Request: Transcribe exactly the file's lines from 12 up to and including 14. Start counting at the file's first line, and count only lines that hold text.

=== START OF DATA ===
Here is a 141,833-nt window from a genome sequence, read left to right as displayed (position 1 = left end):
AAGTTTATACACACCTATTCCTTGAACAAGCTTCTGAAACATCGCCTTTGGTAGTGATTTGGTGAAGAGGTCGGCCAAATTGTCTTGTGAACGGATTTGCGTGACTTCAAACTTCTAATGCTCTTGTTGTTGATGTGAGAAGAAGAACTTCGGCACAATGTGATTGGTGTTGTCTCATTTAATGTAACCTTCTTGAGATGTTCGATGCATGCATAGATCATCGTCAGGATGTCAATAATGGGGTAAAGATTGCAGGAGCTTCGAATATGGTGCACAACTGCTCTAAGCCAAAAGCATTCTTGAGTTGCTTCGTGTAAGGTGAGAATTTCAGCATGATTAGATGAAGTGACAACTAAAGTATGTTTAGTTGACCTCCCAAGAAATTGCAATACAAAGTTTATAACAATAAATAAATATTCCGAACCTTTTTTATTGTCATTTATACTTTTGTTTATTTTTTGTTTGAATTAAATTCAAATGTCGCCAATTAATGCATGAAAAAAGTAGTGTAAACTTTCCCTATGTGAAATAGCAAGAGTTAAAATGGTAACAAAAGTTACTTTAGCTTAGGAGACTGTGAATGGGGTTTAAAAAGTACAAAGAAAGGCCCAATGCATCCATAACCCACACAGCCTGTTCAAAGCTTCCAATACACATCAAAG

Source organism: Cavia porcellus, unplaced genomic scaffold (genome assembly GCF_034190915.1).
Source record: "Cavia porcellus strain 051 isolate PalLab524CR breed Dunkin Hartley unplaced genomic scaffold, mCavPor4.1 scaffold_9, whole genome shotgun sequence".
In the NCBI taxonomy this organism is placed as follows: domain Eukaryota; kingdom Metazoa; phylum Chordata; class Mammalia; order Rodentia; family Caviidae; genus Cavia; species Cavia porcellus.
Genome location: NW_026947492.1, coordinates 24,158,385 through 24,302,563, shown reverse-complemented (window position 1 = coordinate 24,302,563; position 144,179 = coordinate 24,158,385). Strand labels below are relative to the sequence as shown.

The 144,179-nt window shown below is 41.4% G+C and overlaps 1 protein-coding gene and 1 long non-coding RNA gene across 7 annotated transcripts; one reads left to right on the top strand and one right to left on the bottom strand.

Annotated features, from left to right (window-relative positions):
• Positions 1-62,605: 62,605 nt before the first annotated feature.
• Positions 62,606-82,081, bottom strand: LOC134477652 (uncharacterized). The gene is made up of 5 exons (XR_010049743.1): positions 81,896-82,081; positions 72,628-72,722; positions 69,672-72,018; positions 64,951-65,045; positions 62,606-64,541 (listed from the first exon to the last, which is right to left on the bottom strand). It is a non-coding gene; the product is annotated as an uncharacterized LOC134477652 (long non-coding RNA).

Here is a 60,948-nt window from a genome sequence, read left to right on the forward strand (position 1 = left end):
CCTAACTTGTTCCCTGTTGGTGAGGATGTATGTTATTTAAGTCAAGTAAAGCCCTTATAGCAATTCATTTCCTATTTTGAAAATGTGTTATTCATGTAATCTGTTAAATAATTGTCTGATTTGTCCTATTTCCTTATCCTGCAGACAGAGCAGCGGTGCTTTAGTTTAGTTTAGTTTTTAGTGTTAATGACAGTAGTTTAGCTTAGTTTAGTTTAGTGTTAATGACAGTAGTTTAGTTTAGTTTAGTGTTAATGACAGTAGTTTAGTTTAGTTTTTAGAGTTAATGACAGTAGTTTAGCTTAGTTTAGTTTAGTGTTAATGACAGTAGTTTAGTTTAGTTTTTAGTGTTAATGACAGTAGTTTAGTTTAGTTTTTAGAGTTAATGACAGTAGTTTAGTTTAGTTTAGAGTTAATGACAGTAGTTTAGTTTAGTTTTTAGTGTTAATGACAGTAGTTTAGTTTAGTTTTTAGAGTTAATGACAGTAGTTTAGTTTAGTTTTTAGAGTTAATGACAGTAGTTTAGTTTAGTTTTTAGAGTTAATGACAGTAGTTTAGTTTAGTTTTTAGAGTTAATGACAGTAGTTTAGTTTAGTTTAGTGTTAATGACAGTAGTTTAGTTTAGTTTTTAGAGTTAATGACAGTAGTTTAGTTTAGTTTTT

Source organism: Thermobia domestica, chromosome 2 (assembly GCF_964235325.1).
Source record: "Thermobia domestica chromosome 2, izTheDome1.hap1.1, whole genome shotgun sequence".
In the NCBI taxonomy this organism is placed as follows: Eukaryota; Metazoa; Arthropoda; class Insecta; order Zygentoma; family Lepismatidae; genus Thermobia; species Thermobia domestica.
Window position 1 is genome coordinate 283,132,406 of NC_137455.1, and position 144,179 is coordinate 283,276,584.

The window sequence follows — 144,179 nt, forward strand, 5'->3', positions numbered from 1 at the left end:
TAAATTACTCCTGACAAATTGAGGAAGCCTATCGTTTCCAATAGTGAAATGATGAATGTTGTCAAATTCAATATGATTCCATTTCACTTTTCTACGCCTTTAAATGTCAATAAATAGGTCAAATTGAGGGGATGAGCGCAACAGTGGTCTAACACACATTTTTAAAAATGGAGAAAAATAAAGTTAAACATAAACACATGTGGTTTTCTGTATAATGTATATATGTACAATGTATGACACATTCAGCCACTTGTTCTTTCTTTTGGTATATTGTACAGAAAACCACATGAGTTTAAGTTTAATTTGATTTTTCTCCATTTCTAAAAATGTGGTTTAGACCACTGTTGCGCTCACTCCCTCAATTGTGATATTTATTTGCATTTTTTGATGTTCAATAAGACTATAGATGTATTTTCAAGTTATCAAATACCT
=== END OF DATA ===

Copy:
CCTAACTTGTTCCCTGTTGGTGAGGATGTATGTTATTTAAGTCAAGTAAAGCCCTTATAGCAATTCATTTCCTATTTTGAAAATGTGTTATTCATGTAATCTGTTAAATAATTGTCTGATTTGTCCTATTTCCTTATCCTGCAGACAGAGCAGCGGTGCTTTAGTTTAGTTTAGTTTTTAGTGTTAATGACAGTAGTTTAGCTTAGTTTAGTTTAGTGTTAATGACAGTAGTTTAGTTTAGTTTAGTGTTAATGACAGTAGTTTAGTTTAGTTTTTAGAGTTAATGACAGTAGTTTAGCTTAGTTTAGTTTAGTGTTAATGACAGTAGTTTAGTTTAGTTTTTAGTGTTAATGACAGTAGTTTAGTTTAGTTTTTAGAGTTAATGACAGTAGTTTAGTTTAGTTTAGAGTTAATGACAGTAGTTTAGTTTAGTTTTTAGTGTTAATGACAGTAGTTTAGTTTAGTTTTTAGAGTTAATGACAGTAGTTTAGTTTAGTTTTTAGAGTTAATGACAGTAGTTTAGTTTAGTTTTTAGAGTTAATGACAGTAGTTTAGTTTAGTTTTTAGAGTTAATGACAGTAGTTTAGTTTAGTTTAGTGTTAATGACAGTAGTTTAGTTTAGTTTTTAGAGTTAATGACAGTAGTTTAGTTTAGTTTTT

Source organism: Thermobia domestica, chromosome 2 (assembly GCF_964235325.1).
Source record: "Thermobia domestica chromosome 2, izTheDome1.hap1.1, whole genome shotgun sequence".